What is in this article?:
- Several Santa Barbara County, Calif. strawberry growers are dealing with pallidosis-related decline disease in some strawberry fields this summer.
- Strawberry grower Jerry Cardenas of Santa Maria lost about $300,000 due to the disease by late July.
- Pallidosis is a viral disease which requires several viruses to combine to cause the disease.
CALIFORNIA STRAWBERRY grower Jerry Cardenas, left, Big J Produce, and pest control adviser John Gracia, AG RX, both of Santa Maria, examine plants affected by pallidosis-related decline disease of strawberry on Cardenas’ farm operation.
California Central Coast strawberry growers Jerry Cardenas and Vividiana Gomez peered over their fields in late July with a solemn look ingrained on their faces.
A strawberry disease called pallidosis-related decline (pallidosis, for short) was killing their strawberry plants, and robbing the growers of fruit and income to pay the bills.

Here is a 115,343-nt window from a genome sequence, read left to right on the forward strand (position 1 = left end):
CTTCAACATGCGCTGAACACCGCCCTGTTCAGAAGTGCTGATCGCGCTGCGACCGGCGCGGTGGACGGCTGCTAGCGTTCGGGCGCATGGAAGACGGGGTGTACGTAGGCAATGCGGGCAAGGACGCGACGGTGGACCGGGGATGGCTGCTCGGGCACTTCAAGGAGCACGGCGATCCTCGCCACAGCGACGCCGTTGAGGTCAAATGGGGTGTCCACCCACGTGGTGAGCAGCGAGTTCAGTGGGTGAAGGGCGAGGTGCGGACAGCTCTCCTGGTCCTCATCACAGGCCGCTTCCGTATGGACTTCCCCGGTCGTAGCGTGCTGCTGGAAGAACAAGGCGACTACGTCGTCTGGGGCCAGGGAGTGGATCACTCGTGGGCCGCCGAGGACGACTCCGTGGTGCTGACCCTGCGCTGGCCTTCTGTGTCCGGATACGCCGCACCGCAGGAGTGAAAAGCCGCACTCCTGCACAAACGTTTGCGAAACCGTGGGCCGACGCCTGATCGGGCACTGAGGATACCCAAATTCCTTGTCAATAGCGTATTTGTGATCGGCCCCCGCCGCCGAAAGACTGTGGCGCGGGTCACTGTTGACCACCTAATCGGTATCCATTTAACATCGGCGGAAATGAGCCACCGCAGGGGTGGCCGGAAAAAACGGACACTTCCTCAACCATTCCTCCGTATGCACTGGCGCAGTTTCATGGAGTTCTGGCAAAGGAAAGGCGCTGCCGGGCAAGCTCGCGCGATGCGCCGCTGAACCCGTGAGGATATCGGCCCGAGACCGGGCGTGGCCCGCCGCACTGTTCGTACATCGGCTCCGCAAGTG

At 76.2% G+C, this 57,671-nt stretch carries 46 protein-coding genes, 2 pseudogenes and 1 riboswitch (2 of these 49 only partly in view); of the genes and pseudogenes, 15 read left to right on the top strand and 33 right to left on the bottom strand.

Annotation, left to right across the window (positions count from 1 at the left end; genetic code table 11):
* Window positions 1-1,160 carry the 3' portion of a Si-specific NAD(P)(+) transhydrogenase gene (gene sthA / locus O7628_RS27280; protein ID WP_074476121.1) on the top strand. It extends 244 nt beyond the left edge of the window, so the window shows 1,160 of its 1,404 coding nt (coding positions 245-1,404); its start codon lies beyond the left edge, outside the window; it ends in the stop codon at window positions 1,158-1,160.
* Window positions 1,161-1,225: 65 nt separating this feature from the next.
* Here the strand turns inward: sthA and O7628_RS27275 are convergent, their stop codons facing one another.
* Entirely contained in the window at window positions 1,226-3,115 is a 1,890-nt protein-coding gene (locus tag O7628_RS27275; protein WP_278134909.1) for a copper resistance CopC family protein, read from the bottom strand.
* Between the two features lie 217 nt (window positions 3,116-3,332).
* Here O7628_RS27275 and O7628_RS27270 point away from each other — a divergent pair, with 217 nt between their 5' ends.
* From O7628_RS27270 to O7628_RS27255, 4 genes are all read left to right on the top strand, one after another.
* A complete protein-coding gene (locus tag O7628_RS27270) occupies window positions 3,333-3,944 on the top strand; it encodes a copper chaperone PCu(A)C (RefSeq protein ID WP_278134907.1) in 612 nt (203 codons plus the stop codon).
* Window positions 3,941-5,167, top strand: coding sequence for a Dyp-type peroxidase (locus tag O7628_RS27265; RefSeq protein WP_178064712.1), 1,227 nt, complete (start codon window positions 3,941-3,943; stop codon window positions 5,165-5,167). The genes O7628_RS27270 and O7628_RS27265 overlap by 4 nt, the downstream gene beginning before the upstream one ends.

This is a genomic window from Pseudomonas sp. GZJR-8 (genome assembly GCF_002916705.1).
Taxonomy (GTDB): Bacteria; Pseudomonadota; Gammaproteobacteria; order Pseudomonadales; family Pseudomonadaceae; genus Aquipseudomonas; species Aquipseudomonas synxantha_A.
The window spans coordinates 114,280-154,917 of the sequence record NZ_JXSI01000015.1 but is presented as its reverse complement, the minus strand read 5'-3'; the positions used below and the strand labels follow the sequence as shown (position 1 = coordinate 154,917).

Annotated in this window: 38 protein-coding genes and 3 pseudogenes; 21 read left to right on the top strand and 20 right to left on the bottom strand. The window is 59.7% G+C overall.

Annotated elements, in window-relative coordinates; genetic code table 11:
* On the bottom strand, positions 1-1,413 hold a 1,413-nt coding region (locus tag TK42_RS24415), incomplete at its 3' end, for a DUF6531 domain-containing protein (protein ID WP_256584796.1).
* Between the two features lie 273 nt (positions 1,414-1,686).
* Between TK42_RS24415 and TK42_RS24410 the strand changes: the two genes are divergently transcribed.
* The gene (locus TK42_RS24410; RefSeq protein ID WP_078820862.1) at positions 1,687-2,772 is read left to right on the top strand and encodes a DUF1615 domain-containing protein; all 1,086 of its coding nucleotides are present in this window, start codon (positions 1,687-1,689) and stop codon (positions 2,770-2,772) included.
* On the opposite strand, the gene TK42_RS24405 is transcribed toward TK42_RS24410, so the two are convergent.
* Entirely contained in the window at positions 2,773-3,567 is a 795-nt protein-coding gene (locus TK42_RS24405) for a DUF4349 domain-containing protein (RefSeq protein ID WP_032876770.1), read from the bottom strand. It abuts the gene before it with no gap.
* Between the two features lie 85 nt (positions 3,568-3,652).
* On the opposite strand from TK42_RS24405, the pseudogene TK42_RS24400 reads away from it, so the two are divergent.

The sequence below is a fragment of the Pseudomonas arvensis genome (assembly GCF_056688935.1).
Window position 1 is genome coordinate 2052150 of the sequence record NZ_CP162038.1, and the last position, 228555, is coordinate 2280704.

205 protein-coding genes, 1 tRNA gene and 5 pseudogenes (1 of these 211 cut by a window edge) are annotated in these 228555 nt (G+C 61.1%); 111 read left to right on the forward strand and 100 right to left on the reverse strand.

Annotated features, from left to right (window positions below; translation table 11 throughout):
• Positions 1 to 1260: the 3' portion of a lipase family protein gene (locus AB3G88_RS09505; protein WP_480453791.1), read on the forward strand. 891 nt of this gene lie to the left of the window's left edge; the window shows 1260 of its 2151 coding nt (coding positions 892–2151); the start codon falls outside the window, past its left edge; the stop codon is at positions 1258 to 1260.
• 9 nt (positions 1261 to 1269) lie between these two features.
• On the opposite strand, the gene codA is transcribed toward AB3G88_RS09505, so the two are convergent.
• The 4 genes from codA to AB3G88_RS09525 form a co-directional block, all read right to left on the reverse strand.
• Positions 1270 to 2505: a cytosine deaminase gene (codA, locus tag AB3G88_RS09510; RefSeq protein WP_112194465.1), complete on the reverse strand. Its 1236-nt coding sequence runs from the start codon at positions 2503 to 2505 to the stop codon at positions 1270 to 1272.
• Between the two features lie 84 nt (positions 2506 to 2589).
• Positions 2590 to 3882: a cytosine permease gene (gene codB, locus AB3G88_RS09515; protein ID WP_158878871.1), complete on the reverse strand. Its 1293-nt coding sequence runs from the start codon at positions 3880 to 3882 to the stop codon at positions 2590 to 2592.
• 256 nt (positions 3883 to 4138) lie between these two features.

“I estimate my losses at about $300,000 from the disease on about 31 acres of strawberries,” said Cardenas, a second-generation grower.
Cardenas is the owner of Big J Produce near Santa Maria in Santa Barbara County, the third-largest strawberry-producing county in California.
“This is a serious financial loss for us,” Cardenas said.
Cardenas’ farm is located in the heart of the Santa Maria Valley, about seven miles east of the Central Coast.
Cardenas is one of about 400 strawberry growers in California. Combined, these growers earned about $2 billion in farm income in 2011 from about 38,000 acres of berries.
About a dozen of Cardenas’ 90 acres of strawberries were severely infected with the disease. Of the two strawberry varieties grown, the most damage was in the San Andreas variety. The BG-1975 variety had less damage.
Cardenas removed 50, 40-inch strawberry beds with 75 percent to 100 percent of pallidosis disease. About 75 beds were 35-50 percent infected.
Cardenas is growing strawberries on a one-year land lease.